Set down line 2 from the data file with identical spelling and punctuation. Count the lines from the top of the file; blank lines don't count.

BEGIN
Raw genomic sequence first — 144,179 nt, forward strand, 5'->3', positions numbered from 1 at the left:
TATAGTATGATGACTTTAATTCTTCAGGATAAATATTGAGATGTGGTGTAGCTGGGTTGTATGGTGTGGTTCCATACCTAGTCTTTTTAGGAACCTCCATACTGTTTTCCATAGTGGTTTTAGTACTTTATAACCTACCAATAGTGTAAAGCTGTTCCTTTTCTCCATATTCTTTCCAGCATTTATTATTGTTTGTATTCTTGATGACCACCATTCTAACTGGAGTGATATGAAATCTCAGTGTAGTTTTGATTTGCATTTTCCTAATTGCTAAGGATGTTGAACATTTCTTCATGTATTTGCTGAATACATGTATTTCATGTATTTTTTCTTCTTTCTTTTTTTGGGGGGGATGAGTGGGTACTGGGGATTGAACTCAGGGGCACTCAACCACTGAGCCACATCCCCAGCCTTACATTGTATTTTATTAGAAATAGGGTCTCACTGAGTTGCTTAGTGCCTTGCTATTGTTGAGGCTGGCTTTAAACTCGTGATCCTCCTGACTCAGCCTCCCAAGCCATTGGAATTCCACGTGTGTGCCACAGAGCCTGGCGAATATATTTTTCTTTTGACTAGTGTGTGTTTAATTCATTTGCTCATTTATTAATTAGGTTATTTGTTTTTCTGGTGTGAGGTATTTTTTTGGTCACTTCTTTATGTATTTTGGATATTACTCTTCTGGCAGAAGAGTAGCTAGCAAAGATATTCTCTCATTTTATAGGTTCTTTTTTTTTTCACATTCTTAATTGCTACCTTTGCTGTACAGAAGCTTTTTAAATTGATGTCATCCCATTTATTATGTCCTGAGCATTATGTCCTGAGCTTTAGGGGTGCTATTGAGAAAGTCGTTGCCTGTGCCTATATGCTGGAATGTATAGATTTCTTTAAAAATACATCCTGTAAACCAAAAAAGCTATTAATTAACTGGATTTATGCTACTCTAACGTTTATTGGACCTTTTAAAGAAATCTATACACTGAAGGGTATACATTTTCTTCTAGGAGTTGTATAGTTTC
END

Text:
TATAGTATGATGACTTTAATTCTTCAGGATAAATATTGAGATGTGGTGTAGCTGGGTTGTATGGTGTGGTTCCATACCTAGTCTTTTTAGGAACCTCCATACTGTTTTCCATAGTGGTTTTAGTACTTTATAACCTACCAATAGTGTAAAGCTGTTCCTTTTCTCCATATTCTTTCCAGCATTTATTATTGTTTGTATTCTTGATGACCACCATTCTAACTGGAGTGATATGAAATCTCAGTGTAGTTTTGATTTGCATTTTCCTAATTGCTAAGGATGTTGAACATTTCTTCATGTATTTGCTGAATACATGTATTTCATGTATTTTTTCTTCTTTCTTTTTTTGGGGGGGATGAGTGGGTACTGGGGATTGAACTCAGGGGCACTCAACCACTGAGCCACATCCCCAGCCTTACATTGTATTTTATTAGAAATAGGGTCTCACTGAGTTGCTTAGTGCCTTGCTATTGTTGAGGCTGGCTTTAAACTCGTGATCCTCCTGACTCAGCCTCCCAAGCCATTGGAATTCCACGTGTGTGCCACAGAGCCTGGCGAATATATTTTTCTTTTGACTAGTGTGTGTTTAATTCATTTGCTCATTTATTAATTAGGTTATTTGTTTTTCTGGTGTGAGGTATTTTTTTGGTCACTTCTTTATGTATTTTGGATATTACTCTTCTGGCAGAAGAGTAGCTAGCAAAGATATTCTCTCATTTTATAGGTTCTTTTTTTTTTCACATTCTTAATTGCTACCTTTGCTGTACAGAAGCTTTTTAAATTGATGTCATCCCATTTATTATGTCCTGAGCATTATGTCCTGAGCTTTAGGGGTGCTATTGAGAAAGTCGTTGCCTGTGCCTATATGCTGGAATGTATAGATTTCTTTAAAAATACATCCTGTAAACCAAAAAAGCTATTAATTAACTGGATTTATGCTACTCTAACGTTTATTGGACCTTTTAAAGAAATCTATACACTGAAGGGTATACATTTTCTTCTAGGAGTTGTATAGTTTC